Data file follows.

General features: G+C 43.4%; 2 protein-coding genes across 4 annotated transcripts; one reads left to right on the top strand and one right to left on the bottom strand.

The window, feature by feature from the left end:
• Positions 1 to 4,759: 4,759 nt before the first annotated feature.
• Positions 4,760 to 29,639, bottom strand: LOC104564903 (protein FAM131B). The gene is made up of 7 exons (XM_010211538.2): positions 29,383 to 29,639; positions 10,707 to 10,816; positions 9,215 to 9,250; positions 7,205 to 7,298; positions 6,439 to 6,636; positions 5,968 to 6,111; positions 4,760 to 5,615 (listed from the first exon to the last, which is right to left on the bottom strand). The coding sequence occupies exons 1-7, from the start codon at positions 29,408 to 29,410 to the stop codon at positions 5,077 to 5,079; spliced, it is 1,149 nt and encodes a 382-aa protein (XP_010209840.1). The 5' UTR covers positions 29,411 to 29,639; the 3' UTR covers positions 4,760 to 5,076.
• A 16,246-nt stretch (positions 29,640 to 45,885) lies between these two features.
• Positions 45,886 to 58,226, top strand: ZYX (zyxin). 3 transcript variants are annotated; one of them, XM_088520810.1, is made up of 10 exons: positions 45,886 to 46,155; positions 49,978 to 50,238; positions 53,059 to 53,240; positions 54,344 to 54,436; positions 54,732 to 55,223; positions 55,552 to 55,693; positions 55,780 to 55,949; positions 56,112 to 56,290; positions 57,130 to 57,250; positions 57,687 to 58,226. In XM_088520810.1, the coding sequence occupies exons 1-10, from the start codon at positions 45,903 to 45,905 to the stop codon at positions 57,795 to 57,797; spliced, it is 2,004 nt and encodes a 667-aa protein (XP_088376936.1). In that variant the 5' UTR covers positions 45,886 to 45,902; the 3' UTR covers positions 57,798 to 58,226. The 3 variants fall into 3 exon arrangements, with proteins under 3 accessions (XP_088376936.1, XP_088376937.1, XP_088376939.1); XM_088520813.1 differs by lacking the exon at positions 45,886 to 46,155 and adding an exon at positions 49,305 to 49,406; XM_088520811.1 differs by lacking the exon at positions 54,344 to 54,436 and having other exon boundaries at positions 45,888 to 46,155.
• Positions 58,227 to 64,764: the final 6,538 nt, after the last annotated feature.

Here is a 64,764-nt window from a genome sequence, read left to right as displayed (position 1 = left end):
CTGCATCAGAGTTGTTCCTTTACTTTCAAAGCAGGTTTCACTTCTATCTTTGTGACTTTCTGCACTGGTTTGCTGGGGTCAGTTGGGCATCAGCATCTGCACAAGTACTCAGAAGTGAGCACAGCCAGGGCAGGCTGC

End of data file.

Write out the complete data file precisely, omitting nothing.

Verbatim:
General features: G+C 43.4%; 2 protein-coding genes across 4 annotated transcripts; one reads left to right on the top strand and one right to left on the bottom strand.

The window, feature by feature from the left end:
• Positions 1 to 4,759: 4,759 nt before the first annotated feature.
• Positions 4,760 to 29,639, bottom strand: LOC104564903 (protein FAM131B). The gene is made up of 7 exons (XM_010211538.2): positions 29,383 to 29,639; positions 10,707 to 10,816; positions 9,215 to 9,250; positions 7,205 to 7,298; positions 6,439 to 6,636; positions 5,968 to 6,111; positions 4,760 to 5,615 (listed from the first exon to the last, which is right to left on the bottom strand). The coding sequence occupies exons 1-7, from the start codon at positions 29,408 to 29,410 to the stop codon at positions 5,077 to 5,079; spliced, it is 1,149 nt and encodes a 382-aa protein (XP_010209840.1). The 5' UTR covers positions 29,411 to 29,639; the 3' UTR covers positions 4,760 to 5,076.
• A 16,246-nt stretch (positions 29,640 to 45,885) lies between these two features.
• Positions 45,886 to 58,226, top strand: ZYX (zyxin). 3 transcript variants are annotated; one of them, XM_088520810.1, is made up of 10 exons: positions 45,886 to 46,155; positions 49,978 to 50,238; positions 53,059 to 53,240; positions 54,344 to 54,436; positions 54,732 to 55,223; positions 55,552 to 55,693; positions 55,780 to 55,949; positions 56,112 to 56,290; positions 57,130 to 57,250; positions 57,687 to 58,226. In XM_088520810.1, the coding sequence occupies exons 1-10, from the start codon at positions 45,903 to 45,905 to the stop codon at positions 57,795 to 57,797; spliced, it is 2,004 nt and encodes a 667-aa protein (XP_088376936.1). In that variant the 5' UTR covers positions 45,886 to 45,902; the 3' UTR covers positions 57,798 to 58,226. The 3 variants fall into 3 exon arrangements, with proteins under 3 accessions (XP_088376936.1, XP_088376937.1, XP_088376939.1); XM_088520813.1 differs by lacking the exon at positions 45,886 to 46,155 and adding an exon at positions 49,305 to 49,406; XM_088520811.1 differs by lacking the exon at positions 54,344 to 54,436 and having other exon boundaries at positions 45,888 to 46,155.
• Positions 58,227 to 64,764: the final 6,538 nt, after the last annotated feature.

Here is a 64,764-nt window from a genome sequence, read left to right as displayed (position 1 = left end):
CTGCATCAGAGTTGTTCCTTTACTTTCAAAGCAGGTTTCACTTCTATCTTTGTGACTTTCTGCACTGGTTTGCTGGGGTCAGTTGGGCATCAGCATCTGCACAAGTACTCAGAAGTGAGCACAGCCAGGGCAGGCTGC